WEEK ONE: PHOTO GALLERY
WEEK ONE: MP3 DOWNLOAD
WEEK ONE: TOUR DATES
WEEK TWO: ALBUM REVIEW
WEEK THREE: VIDEO
WEEK THREE: INTERVIEW
Interview by Chip Adams
The Whigs have had one hell of a year so far, and we're only one month in to 2008. They recently released their sophomore album, Mission Control, which has received plenty of critical acclaim. Just a few days ago they performed on Letterman, and have locked in live dates through mid-March. In between their non-stop touring, we were fortunate enough to catch up with frontman Parker Gispert to see how things are going. Here are the results of our chat:
C: For starters, you guys just played "Right Hand On My Heart" on Letterman. How did it feel taking the stage there?
P: Well, we drove from Athens to NYC on Sunday and arrived in Manhattan at about 1:30 AM. Our load in for the show was 5 AM. We were all delirious / so pumped up that the 3.5 minute performance was mostly a complete blur. Then, knowing the history of that stage coupled with being sandwiched by David Letterman and Paul Schaffer on either side of you, the entire experience was surreal. The only feeling I can remember is that it was really, really fun.
C: Did you get to chat with Letterman or Paul Shaffer at all?
P: I talked with Paul and a couple guys from the band after the show. They seemed to be truly impressed by our performance and thought Dave liked it as well. We chatted a bit about Athens and Pro-Tools.
C: With the press you received from your debut, did you feel pressure to create an even better sophomore album?
P: I definitely had things I wanted to improve upon for the second record but I wouldn't say that I felt those things due to any reaction from first record press. I wanted to sing better and there were a few kinds of songs I wanted to write for the second record and that was about it. Whether or not the album was going to be "better" is a preference and was never a concern.
C: What was the process like switching from self-producing your own material to working with Rob Schnapf over at the Hollywood Sunset Sound Studios?
P: Fantastic. We made demos of every song that ended up on the new album so we had everything laid out for both us and Rob. When we got out to Hollywood, all we had to do was perform our parts and we knew Rob was in control of sonic qualities. It provided for a comfortable atmosphere and allowed us to concentrate on being performing musicians instead of engineers / producers, etc.
C: What was the specific reason or reasons that you selected Rob as the producer for Mission Control?
P: First, we were already familiar with Rob's work from the Elliott Smith / Beck stuff and were big fans. Then when we met him, we realized that he was a normal dude, someone we could talk to and someone we wanted to hang out with for a couple months. Moreover, he was someone who could teach us things that would go way beyond this album. He has seen a lot, and he has worked with a variety of people over the years. I learned so much by keeping my ears open to him that will stay with me and help me out not only as a musician but also as a human being here on the planet.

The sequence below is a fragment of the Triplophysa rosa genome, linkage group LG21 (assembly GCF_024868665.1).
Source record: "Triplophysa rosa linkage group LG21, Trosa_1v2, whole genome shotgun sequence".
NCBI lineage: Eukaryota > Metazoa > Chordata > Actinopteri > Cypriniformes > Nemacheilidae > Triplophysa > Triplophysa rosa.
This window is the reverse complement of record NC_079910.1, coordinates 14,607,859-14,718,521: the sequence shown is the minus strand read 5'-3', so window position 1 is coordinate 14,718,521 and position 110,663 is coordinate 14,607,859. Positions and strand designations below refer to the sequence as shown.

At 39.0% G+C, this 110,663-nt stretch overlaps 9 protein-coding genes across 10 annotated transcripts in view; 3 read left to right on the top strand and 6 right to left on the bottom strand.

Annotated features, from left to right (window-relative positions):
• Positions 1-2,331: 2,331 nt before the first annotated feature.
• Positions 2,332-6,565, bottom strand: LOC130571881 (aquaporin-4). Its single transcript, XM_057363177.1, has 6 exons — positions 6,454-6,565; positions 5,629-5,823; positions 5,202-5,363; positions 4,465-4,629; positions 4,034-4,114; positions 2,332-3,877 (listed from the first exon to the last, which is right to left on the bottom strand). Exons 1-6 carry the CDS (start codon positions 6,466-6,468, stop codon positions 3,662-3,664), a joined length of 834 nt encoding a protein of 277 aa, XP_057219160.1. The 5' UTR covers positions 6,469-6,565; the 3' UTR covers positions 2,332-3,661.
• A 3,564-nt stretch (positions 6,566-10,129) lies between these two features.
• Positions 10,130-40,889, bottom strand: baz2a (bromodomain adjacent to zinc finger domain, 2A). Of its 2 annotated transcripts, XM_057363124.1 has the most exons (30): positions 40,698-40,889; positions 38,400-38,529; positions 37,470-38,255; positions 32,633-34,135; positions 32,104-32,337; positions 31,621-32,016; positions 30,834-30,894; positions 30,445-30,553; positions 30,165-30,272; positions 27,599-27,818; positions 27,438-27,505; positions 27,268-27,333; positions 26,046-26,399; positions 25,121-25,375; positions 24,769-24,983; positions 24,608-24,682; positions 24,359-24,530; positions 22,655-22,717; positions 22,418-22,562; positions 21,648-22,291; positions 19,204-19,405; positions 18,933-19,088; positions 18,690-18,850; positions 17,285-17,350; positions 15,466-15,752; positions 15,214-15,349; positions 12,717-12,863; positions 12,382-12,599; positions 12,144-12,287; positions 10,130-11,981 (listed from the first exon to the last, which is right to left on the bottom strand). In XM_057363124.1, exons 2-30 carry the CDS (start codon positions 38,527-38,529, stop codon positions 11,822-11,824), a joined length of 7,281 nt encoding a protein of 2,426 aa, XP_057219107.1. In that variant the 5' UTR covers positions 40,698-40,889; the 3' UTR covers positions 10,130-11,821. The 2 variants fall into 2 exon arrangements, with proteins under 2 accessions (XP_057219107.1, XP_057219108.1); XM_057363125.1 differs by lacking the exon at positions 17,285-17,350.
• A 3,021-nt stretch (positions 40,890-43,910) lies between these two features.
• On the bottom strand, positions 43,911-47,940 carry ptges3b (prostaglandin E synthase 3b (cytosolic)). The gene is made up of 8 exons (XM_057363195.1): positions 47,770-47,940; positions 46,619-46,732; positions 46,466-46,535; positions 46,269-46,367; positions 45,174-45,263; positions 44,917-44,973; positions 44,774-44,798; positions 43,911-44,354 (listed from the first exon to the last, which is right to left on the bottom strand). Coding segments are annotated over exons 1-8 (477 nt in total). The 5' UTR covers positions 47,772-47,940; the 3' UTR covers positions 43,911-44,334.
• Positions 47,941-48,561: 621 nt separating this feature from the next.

C: I know you've done a good amount of touring over the past year or so. Did any cities surprise you as being much more into your music than you perhaps thought prior to playing there?
P: People in Chicago and Indianapolis stand out as being more supportive than I could have imagined. It wasn't surprising in that we walked in to find hundreds of people tearing off their clothes during the set or anything. Just specific people who have genuinely been interested and positive about the band more than we would have expected.
C: The Whigs have a sound that is modern yet timeless. If you had to cite a few influences that have definitely shaped the sound of your music, what would they be?
P: This is always a tough one and really an impossible answer. The Glands, from Athens, have probably been the biggest influence on the band.
C: When you're on the road, are there any favorite bars/restaurants that you've encountered along the way?
P: Definitely. There is a sandwich shop in South Dakota that serves a hot ham and cheese on croissant, rice krispie bread. You dip the sandwich in jelly and have the perfect brunch sandwich. There is a chicken parmesan sandwich in Buffalo that is calling my stomach right now.
C: I know you guys are coming down for South By Southwest, which you also attended last year. Did you have any time to check out some TexMex or BBQ spots while in town? If not, we've got a few tips for you.
P: I realize it is a chain, but we usually sneak out and hit Texadelphia. Is that lame? We love Maudi's and we don't usually hit tons of BBQ. I worked at a BBQ restaurant in Georgia for 6 years and have had a difficult time transitioning to beef. But I'm open to suggestions. Let's rip something!
C: With the sheer power that Julian unleashes on the drums, is there ever any Spinal Tap-type concern that he could potentially explode?
P: Yes. I have been trying to move my guitar amp away from his kit so that it will be safe in the case of any body explosion. I can't have his innards on my Super Reverb.
C: Congrats again for making one hell of a great album. Well, technically two albums. Mission Control is without a doubt one of our favorites for 2008. Looking forward to seeing you guys here in Austin!
P: Thanks Chip! See you in a bit. Let's eat some BEEF!